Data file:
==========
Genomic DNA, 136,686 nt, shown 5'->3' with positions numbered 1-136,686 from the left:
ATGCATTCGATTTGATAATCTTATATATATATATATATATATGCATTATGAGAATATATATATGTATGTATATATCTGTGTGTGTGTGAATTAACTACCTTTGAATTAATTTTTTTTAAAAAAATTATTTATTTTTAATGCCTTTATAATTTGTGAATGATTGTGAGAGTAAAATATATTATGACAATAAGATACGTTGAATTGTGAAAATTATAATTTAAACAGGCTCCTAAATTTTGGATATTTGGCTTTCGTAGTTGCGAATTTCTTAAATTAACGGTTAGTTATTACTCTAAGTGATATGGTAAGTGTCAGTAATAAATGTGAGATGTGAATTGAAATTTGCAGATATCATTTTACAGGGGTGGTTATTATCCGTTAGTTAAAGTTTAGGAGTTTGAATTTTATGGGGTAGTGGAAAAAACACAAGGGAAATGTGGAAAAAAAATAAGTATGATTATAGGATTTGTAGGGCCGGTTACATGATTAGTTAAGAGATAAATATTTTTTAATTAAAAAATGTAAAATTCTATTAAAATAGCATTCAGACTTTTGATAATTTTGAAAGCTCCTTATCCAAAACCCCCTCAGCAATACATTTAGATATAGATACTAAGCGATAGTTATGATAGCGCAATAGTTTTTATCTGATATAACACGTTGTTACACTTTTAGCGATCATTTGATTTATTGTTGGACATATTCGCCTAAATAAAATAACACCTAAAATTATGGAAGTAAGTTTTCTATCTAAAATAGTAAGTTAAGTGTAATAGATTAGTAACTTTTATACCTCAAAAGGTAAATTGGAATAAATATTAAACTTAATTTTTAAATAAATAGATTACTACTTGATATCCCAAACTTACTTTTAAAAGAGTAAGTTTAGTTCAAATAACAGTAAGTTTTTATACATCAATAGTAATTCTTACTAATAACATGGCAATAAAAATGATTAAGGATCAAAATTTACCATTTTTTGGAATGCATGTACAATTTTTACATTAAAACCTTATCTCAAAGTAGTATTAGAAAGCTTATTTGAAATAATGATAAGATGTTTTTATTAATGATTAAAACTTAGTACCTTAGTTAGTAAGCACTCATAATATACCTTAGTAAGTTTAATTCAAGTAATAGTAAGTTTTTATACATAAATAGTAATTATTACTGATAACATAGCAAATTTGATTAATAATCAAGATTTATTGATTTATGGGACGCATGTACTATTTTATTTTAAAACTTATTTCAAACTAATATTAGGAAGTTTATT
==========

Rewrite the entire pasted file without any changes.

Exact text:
Genomic DNA, 136,686 nt, shown 5'->3' with positions numbered 1-136,686 from the left:
ATGCATTCGATTTGATAATCTTATATATATATATATATATATGCATTATGAGAATATATATATGTATGTATATATCTGTGTGTGTGTGAATTAACTACCTTTGAATTAATTTTTTTTAAAAAAATTATTTATTTTTAATGCCTTTATAATTTGTGAATGATTGTGAGAGTAAAATATATTATGACAATAAGATACGTTGAATTGTGAAAATTATAATTTAAACAGGCTCCTAAATTTTGGATATTTGGCTTTCGTAGTTGCGAATTTCTTAAATTAACGGTTAGTTATTACTCTAAGTGATATGGTAAGTGTCAGTAATAAATGTGAGATGTGAATTGAAATTTGCAGATATCATTTTACAGGGGTGGTTATTATCCGTTAGTTAAAGTTTAGGAGTTTGAATTTTATGGGGTAGTGGAAAAAACACAAGGGAAATGTGGAAAAAAAATAAGTATGATTATAGGATTTGTAGGGCCGGTTACATGATTAGTTAAGAGATAAATATTTTTTAATTAAAAAATGTAAAATTCTATTAAAATAGCATTCAGACTTTTGATAATTTTGAAAGCTCCTTATCCAAAACCCCCTCAGCAATACATTTAGATATAGATACTAAGCGATAGTTATGATAGCGCAATAGTTTTTATCTGATATAACACGTTGTTACACTTTTAGCGATCATTTGATTTATTGTTGGACATATTCGCCTAAATAAAATAACACCTAAAATTATGGAAGTAAGTTTTCTATCTAAAATAGTAAGTTAAGTGTAATAGATTAGTAACTTTTATACCTCAAAAGGTAAATTGGAATAAATATTAAACTTAATTTTTAAATAAATAGATTACTACTTGATATCCCAAACTTACTTTTAAAAGAGTAAGTTTAGTTCAAATAACAGTAAGTTTTTATACATCAATAGTAATTCTTACTAATAACATGGCAATAAAAATGATTAAGGATCAAAATTTACCATTTTTTGGAATGCATGTACAATTTTTACATTAAAACCTTATCTCAAAGTAGTATTAGAAAGCTTATTTGAAATAATGATAAGATGTTTTTATTAATGATTAAAACTTAGTACCTTAGTTAGTAAGCACTCATAATATACCTTAGTAAGTTTAATTCAAGTAATAGTAAGTTTTTATACATAAATAGTAATTATTACTGATAACATAGCAAATTTGATTAATAATCAAGATTTATTGATTTATGGGACGCATGTACTATTTTATTTTAAAACTTATTTCAAACTAATATTAGGAAGTTTATT